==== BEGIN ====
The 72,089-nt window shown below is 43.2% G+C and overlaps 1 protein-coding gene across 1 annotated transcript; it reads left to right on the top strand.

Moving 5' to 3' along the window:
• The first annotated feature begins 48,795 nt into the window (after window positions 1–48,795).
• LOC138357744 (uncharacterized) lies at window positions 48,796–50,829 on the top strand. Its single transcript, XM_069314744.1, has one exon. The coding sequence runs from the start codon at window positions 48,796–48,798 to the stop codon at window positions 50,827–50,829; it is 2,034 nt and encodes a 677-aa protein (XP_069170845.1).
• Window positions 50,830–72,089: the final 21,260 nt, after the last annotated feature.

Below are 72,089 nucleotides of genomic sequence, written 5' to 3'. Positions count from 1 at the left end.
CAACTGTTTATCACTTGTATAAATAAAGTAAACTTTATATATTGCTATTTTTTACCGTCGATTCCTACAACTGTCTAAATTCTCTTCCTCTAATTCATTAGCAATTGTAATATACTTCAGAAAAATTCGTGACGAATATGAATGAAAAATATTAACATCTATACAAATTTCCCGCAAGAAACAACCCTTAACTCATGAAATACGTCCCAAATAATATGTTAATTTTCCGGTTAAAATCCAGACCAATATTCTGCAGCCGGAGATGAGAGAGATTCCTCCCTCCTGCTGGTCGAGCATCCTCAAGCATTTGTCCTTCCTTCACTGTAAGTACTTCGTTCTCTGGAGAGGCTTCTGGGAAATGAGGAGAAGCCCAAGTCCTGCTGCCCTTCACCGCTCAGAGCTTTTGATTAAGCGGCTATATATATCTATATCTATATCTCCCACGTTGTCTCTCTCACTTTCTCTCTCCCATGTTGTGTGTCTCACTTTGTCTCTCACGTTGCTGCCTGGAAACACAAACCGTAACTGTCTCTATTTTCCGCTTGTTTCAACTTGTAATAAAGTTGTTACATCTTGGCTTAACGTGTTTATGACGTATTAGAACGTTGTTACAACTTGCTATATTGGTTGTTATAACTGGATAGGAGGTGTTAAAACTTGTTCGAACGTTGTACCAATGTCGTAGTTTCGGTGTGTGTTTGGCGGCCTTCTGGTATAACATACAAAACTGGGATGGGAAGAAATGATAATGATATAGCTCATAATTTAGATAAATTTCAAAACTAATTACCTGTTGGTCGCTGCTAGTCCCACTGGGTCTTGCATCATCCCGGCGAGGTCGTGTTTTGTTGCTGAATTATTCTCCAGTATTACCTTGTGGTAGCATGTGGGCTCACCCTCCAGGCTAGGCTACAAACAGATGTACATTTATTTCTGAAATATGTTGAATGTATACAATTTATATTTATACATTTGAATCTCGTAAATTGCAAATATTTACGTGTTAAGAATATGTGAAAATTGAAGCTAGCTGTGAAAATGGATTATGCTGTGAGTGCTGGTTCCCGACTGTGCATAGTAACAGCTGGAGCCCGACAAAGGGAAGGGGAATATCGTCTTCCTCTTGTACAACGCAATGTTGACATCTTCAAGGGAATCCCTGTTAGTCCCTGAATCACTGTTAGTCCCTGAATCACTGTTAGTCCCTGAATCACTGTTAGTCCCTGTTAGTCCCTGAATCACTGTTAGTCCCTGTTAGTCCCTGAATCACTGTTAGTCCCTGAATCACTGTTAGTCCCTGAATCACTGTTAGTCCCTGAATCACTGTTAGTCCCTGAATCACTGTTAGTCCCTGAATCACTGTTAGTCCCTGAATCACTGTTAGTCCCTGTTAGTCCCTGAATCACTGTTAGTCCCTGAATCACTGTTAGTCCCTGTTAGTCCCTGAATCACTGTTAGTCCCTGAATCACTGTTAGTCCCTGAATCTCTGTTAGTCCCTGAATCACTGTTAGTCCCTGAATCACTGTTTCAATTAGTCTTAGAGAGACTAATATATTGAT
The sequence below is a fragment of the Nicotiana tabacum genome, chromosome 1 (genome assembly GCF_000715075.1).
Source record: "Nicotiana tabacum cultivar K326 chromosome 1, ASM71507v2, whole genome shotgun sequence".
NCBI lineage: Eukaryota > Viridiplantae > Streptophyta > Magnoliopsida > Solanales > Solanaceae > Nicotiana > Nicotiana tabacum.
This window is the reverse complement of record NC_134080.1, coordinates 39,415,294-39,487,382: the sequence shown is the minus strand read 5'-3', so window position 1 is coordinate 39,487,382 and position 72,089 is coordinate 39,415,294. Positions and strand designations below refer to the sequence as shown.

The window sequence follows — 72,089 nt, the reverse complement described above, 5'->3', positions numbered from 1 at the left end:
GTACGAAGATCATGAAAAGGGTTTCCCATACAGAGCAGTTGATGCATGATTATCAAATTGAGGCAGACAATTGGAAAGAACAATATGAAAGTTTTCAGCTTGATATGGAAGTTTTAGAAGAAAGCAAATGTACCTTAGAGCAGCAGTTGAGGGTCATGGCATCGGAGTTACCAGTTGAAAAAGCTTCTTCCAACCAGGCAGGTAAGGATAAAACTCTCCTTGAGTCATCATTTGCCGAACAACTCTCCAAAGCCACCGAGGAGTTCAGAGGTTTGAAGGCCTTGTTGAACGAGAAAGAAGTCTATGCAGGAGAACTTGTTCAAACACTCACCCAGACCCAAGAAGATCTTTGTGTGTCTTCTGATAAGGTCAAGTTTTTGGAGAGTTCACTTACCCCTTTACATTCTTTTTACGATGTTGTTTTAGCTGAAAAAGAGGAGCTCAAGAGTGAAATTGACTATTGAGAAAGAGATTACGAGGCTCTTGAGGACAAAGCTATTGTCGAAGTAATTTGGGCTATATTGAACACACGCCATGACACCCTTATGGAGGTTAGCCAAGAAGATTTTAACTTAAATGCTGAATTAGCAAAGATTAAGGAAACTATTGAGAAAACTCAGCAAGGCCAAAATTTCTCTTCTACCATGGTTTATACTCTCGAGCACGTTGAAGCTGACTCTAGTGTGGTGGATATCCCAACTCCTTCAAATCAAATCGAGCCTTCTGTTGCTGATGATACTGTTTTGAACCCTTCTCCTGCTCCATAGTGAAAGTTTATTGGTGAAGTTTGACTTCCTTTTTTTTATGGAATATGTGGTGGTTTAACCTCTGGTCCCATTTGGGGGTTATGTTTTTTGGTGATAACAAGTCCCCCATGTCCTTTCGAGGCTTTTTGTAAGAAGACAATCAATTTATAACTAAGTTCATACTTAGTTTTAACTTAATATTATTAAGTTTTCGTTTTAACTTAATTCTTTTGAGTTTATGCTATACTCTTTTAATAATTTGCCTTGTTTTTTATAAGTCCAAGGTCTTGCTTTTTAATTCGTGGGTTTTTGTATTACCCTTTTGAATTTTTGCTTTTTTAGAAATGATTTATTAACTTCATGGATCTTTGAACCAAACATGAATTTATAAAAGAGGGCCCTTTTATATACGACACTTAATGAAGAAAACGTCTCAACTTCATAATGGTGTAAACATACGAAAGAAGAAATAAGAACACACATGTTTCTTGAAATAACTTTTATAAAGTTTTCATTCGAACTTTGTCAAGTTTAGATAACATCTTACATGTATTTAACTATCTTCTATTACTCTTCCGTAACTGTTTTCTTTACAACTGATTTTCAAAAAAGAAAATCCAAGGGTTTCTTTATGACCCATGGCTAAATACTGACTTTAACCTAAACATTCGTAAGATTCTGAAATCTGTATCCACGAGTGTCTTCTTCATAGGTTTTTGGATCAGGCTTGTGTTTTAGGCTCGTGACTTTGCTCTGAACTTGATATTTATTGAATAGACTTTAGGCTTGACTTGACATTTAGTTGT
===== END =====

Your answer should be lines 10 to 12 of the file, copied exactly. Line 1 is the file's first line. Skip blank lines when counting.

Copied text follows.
NCBI lineage: Eukaryota > Viridiplantae > Streptophyta > Magnoliopsida > Solanales > Solanaceae > Nicotiana > Nicotiana tabacum.
This window is the reverse complement of record NC_134080.1, coordinates 39,415,294-39,487,382: the sequence shown is the minus strand read 5'-3', so window position 1 is coordinate 39,487,382 and position 72,089 is coordinate 39,415,294. Positions and strand designations below refer to the sequence as shown.

The window sequence follows — 72,089 nt, the reverse complement described above, 5'->3', positions numbered from 1 at the left end: